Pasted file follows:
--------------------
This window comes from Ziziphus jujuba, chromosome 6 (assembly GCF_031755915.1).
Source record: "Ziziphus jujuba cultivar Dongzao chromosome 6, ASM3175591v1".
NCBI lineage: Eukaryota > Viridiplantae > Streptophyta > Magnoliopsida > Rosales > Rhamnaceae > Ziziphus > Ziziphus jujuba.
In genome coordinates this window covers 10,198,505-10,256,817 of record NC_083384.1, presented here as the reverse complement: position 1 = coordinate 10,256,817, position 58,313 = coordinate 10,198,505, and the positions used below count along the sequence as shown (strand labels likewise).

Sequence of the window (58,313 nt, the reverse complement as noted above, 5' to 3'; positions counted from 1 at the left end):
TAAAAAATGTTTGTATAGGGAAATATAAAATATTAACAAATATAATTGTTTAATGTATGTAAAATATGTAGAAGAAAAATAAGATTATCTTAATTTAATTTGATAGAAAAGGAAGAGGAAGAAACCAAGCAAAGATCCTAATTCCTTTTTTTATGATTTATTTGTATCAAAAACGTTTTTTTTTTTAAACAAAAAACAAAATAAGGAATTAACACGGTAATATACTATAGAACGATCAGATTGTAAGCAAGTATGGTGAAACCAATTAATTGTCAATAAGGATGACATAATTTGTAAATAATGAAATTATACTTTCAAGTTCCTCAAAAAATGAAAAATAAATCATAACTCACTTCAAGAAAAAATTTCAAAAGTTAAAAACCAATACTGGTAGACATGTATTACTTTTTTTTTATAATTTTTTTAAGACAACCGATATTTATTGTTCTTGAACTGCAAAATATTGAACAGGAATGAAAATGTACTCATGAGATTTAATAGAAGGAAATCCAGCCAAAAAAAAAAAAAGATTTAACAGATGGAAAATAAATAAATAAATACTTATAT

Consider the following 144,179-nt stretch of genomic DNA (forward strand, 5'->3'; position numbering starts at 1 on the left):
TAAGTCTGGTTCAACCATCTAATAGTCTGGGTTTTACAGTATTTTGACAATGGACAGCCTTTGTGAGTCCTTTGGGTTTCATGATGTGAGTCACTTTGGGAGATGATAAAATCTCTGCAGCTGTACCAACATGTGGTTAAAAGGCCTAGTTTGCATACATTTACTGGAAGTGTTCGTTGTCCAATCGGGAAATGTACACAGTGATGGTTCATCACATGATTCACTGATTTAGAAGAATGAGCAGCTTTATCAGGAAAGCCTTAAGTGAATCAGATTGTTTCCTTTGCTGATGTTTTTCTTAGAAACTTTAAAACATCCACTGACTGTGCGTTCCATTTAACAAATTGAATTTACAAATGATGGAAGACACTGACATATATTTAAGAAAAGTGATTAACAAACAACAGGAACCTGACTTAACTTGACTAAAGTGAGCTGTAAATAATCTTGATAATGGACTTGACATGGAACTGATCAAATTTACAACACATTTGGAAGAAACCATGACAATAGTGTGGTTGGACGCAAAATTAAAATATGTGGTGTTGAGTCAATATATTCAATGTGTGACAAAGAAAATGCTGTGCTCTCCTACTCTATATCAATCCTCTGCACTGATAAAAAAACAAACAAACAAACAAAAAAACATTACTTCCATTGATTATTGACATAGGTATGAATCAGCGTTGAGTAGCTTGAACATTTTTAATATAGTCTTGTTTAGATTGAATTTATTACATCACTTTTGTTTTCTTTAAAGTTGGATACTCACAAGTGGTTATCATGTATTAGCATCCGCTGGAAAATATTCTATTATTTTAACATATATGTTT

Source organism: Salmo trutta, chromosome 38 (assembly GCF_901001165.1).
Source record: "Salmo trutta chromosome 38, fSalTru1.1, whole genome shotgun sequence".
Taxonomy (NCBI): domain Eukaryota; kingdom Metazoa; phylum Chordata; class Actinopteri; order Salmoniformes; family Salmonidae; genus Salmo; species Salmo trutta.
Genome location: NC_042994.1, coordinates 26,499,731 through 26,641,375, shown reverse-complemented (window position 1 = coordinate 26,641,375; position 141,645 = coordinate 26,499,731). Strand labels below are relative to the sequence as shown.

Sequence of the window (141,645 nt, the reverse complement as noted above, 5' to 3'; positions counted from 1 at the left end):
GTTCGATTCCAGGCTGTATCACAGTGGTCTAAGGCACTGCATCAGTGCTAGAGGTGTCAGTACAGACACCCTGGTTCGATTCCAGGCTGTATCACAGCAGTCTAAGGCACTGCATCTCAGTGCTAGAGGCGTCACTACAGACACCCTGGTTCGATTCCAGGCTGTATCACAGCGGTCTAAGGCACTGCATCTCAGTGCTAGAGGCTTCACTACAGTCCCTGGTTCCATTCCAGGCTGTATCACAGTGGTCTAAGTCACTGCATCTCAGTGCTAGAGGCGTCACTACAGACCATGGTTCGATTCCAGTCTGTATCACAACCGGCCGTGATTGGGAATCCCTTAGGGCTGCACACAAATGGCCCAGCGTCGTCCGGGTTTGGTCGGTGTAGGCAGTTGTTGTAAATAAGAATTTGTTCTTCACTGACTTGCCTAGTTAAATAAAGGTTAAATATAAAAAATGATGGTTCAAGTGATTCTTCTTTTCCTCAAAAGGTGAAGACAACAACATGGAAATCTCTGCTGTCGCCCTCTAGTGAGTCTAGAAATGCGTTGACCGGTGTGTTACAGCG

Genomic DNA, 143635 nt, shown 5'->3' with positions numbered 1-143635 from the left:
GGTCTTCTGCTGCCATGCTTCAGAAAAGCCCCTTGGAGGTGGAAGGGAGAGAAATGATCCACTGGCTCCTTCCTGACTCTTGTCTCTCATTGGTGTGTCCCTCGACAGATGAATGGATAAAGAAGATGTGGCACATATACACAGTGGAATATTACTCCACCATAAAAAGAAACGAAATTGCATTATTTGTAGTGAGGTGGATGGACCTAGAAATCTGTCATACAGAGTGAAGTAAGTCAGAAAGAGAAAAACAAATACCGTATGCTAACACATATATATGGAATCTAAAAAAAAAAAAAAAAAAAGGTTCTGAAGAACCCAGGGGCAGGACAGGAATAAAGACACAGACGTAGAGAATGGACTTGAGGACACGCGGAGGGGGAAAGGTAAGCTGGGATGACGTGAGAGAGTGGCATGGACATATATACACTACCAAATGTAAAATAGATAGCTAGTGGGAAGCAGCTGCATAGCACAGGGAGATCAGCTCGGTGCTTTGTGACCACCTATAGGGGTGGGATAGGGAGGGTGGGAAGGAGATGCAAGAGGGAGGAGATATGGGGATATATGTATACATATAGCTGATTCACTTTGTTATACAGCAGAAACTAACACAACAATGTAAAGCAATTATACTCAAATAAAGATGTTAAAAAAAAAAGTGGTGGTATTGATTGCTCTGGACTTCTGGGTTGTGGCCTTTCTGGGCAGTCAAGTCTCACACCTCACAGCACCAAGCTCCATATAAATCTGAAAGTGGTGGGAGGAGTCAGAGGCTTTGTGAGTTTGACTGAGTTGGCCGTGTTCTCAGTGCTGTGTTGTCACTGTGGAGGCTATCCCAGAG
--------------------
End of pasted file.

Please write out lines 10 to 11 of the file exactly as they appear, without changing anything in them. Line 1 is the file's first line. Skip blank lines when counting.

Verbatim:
Source record: "Salmo trutta chromosome 38, fSalTru1.1, whole genome shotgun sequence".
Taxonomy (NCBI): domain Eukaryota; kingdom Metazoa; phylum Chordata; class Actinopteri; order Salmoniformes; family Salmonidae; genus Salmo; species Salmo trutta.